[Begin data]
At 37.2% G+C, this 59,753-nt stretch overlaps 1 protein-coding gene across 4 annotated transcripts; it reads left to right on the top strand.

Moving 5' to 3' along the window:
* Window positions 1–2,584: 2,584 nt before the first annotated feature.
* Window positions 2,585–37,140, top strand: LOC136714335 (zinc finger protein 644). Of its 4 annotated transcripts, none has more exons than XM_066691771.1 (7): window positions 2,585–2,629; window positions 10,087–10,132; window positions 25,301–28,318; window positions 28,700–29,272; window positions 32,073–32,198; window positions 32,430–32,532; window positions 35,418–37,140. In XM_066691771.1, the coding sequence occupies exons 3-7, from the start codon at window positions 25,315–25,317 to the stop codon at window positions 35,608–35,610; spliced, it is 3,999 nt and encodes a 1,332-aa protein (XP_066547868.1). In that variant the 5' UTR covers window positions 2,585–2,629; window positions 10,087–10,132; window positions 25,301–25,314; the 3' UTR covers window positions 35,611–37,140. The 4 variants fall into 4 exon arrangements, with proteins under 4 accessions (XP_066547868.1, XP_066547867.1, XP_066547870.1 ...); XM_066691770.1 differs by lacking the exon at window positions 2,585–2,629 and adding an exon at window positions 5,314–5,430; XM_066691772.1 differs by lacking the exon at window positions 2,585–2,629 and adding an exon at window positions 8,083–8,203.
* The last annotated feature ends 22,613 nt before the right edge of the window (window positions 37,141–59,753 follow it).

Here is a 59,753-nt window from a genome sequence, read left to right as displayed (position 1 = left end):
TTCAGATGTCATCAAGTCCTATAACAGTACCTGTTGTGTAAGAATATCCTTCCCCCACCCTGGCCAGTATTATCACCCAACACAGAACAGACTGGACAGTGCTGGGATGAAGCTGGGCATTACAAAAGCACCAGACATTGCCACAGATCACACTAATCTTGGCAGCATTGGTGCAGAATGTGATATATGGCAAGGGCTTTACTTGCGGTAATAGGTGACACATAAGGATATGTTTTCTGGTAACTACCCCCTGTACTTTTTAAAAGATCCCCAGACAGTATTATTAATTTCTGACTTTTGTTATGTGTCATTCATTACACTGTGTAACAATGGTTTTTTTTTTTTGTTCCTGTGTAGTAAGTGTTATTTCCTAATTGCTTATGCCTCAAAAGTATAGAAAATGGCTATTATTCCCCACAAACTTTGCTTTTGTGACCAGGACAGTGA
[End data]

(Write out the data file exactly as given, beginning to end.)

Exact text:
At 37.2% G+C, this 59,753-nt stretch overlaps 1 protein-coding gene across 4 annotated transcripts; it reads left to right on the top strand.

Moving 5' to 3' along the window:
* Window positions 1–2,584: 2,584 nt before the first annotated feature.
* Window positions 2,585–37,140, top strand: LOC136714335 (zinc finger protein 644). Of its 4 annotated transcripts, none has more exons than XM_066691771.1 (7): window positions 2,585–2,629; window positions 10,087–10,132; window positions 25,301–28,318; window positions 28,700–29,272; window positions 32,073–32,198; window positions 32,430–32,532; window positions 35,418–37,140. In XM_066691771.1, the coding sequence occupies exons 3-7, from the start codon at window positions 25,315–25,317 to the stop codon at window positions 35,608–35,610; spliced, it is 3,999 nt and encodes a 1,332-aa protein (XP_066547868.1). In that variant the 5' UTR covers window positions 2,585–2,629; window positions 10,087–10,132; window positions 25,301–25,314; the 3' UTR covers window positions 35,611–37,140. The 4 variants fall into 4 exon arrangements, with proteins under 4 accessions (XP_066547868.1, XP_066547867.1, XP_066547870.1 ...); XM_066691770.1 differs by lacking the exon at window positions 2,585–2,629 and adding an exon at window positions 5,314–5,430; XM_066691772.1 differs by lacking the exon at window positions 2,585–2,629 and adding an exon at window positions 8,083–8,203.
* The last annotated feature ends 22,613 nt before the right edge of the window (window positions 37,141–59,753 follow it).

Here is a 59,753-nt window from a genome sequence, read left to right as displayed (position 1 = left end):
TTCAGATGTCATCAAGTCCTATAACAGTACCTGTTGTGTAAGAATATCCTTCCCCCACCCTGGCCAGTATTATCACCCAACACAGAACAGACTGGACAGTGCTGGGATGAAGCTGGGCATTACAAAAGCACCAGACATTGCCACAGATCACACTAATCTTGGCAGCATTGGTGCAGAATGTGATATATGGCAAGGGCTTTACTTGCGGTAATAGGTGACACATAAGGATATGTTTTCTGGTAACTACCCCCTGTACTTTTTAAAAGATCCCCAGACAGTATTATTAATTTCTGACTTTTGTTATGTGTCATTCATTACACTGTGTAACAATGGTTTTTTTTTTTTGTTCCTGTGTAGTAAGTGTTATTTCCTAATTGCTTATGCCTCAAAAGTATAGAAAATGGCTATTATTCCCCACAAACTTTGCTTTTGTGACCAGGACAGTGA